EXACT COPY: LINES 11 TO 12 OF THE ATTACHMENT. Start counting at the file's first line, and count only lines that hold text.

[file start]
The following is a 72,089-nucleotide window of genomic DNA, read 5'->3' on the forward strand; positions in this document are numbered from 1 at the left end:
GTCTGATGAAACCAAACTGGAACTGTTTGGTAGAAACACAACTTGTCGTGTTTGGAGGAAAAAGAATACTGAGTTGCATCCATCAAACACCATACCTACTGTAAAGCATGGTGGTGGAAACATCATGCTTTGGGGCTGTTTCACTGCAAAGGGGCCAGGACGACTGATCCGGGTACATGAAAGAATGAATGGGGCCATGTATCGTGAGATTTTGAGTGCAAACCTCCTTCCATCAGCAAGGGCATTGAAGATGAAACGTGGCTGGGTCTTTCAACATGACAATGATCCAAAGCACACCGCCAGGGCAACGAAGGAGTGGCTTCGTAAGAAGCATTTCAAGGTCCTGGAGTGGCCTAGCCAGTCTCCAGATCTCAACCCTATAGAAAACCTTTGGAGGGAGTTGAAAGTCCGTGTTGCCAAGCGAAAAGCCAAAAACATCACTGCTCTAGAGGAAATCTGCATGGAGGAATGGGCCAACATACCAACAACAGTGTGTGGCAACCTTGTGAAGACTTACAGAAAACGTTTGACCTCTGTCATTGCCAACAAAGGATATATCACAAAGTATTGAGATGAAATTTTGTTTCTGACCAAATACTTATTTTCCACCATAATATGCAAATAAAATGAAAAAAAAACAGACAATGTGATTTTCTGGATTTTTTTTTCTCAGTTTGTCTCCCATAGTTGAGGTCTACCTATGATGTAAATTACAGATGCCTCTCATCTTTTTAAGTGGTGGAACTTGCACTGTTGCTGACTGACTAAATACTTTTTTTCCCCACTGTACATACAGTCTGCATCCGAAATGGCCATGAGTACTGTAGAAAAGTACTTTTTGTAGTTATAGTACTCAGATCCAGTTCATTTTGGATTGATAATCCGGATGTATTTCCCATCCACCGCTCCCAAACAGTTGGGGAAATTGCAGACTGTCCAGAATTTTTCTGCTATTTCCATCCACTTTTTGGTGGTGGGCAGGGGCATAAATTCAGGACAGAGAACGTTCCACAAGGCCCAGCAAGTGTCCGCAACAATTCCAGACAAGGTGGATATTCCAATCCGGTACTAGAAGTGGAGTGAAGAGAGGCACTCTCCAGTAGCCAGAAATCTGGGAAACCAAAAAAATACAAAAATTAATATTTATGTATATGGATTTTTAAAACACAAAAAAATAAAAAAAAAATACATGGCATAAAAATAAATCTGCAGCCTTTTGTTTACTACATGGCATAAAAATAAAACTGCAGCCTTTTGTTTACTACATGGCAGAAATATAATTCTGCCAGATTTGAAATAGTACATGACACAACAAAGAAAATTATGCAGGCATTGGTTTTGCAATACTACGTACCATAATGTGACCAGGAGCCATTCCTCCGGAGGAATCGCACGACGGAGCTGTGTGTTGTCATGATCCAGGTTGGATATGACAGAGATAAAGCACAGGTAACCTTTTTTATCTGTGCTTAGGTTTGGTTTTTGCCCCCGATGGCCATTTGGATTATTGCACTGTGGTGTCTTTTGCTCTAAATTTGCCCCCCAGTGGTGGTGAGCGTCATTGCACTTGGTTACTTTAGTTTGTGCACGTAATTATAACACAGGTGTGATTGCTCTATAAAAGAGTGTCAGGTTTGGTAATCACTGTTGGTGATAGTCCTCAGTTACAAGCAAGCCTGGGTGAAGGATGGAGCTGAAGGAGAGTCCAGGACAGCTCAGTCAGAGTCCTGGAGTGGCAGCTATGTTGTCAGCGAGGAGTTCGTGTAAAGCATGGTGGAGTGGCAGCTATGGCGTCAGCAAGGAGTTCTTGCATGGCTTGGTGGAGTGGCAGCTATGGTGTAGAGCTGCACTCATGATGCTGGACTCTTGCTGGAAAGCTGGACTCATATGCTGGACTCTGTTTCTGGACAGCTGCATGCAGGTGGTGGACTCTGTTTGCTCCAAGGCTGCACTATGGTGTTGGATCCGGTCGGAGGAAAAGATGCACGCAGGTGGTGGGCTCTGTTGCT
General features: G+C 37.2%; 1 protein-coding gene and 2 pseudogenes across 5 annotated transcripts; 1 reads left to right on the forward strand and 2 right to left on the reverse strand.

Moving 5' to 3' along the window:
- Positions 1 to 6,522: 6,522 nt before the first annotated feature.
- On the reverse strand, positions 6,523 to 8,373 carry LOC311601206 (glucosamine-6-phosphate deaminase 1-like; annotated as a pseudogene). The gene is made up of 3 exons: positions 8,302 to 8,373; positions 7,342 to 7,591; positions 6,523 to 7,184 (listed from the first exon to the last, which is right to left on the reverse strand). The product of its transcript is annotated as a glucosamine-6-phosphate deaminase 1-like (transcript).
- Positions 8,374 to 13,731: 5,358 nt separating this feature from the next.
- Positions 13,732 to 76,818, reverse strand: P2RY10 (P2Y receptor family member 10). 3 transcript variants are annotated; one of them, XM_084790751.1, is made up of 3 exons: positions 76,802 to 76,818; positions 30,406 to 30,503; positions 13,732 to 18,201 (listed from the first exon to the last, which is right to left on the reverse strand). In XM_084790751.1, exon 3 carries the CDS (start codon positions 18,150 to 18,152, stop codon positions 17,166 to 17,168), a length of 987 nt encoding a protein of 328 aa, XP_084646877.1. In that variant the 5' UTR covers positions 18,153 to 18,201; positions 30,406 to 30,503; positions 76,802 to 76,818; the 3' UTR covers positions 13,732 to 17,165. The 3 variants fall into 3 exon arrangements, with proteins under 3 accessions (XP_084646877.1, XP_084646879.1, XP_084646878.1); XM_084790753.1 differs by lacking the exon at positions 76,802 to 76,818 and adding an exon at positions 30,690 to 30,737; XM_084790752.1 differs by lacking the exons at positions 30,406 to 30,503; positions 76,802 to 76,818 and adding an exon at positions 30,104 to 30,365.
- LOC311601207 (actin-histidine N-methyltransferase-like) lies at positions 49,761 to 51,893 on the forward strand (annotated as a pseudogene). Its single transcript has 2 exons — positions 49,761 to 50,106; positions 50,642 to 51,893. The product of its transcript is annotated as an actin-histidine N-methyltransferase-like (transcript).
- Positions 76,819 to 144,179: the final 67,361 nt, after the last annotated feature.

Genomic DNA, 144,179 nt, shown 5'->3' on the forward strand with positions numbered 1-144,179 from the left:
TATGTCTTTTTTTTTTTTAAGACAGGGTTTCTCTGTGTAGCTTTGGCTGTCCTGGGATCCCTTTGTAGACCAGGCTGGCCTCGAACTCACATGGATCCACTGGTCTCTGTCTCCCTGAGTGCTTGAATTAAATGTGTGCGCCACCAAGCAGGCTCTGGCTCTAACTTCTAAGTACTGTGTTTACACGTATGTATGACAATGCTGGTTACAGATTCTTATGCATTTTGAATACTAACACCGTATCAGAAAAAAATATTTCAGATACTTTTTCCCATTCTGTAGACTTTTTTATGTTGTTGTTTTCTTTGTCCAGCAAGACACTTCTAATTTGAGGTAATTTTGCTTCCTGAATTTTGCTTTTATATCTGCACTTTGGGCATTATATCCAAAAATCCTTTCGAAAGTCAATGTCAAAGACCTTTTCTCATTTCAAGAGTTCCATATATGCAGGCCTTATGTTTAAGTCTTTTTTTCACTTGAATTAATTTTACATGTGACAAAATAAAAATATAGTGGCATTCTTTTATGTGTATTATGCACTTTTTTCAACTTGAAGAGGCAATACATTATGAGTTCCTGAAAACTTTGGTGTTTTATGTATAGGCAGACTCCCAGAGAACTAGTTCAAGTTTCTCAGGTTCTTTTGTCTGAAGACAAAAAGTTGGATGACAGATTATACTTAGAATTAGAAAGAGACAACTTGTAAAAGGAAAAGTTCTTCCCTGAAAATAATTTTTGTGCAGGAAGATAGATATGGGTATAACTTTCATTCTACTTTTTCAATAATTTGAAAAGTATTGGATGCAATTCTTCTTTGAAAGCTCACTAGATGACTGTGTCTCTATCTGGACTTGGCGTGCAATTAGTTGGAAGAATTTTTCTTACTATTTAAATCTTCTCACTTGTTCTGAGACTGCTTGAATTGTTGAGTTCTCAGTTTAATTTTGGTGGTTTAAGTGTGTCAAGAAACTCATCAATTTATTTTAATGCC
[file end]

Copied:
Genomic DNA, 144,179 nt, shown 5'->3' on the forward strand with positions numbered 1-144,179 from the left:
TATGTCTTTTTTTTTTTTAAGACAGGGTTTCTCTGTGTAGCTTTGGCTGTCCTGGGATCCCTTTGTAGACCAGGCTGGCCTCGAACTCACATGGATCCACTGGTCTCTGTCTCCCTGAGTGCTTGAATTAAATGTGTGCGCCACCAAGCAGGCTCTGGCTCTAACTTCTAAGTACTGTGTTTACACGTATGTATGACAATGCTGGTTACAGATTCTTATGCATTTTGAATACTAACACCGTATCAGAAAAAAATATTTCAGATACTTTTTCCCATTCTGTAGACTTTTTTATGTTGTTGTTTTCTTTGTCCAGCAAGACACTTCTAATTTGAGGTAATTTTGCTTCCTGAATTTTGCTTTTATATCTGCACTTTGGGCATTATATCCAAAAATCCTTTCGAAAGTCAATGTCAAAGACCTTTTCTCATTTCAAGAGTTCCATATATGCAGGCCTTATGTTTAAGTCTTTTTTTCACTTGAATTAATTTTACATGTGACAAAATAAAAATATAGTGGCATTCTTTTATGTGTATTATGCACTTTTTTCAACTTGAAGAGGCAATACATTATGAGTTCCTGAAAACTTTGGTGTTTTATGTATAGGCAGACTCCCAGAGAACTAGTTCAAGTTTCTCAGGTTCTTTTGTCTGAAGACAAAAAGTTGGATGACAGATTATACTTAGAATTAGAAAGAGACAACTTGTAAAAGGAAAAGTTCTTCCCTGAAAATAATTTTTGTGCAGGAAGATAGATATGGGTATAACTTTCATTCTACTTTTTCAATAATTTGAAAAGTATTGGATGCAATTCTTCTTTGAAAGCTCACTAGATGACTGTGTCTCTATCTGGACTTGGCGTGCAATTAGTTGGAAGAATTTTTCTTACTATTTAAATCTTCTCACTTGTTCTGAGACTGCTTGAATTGTTGAGTTCTCAGTTTAATTTTGGTGGTTTAAGTGTGTCAAGAAACTCATCAATTTATTTTAATGCC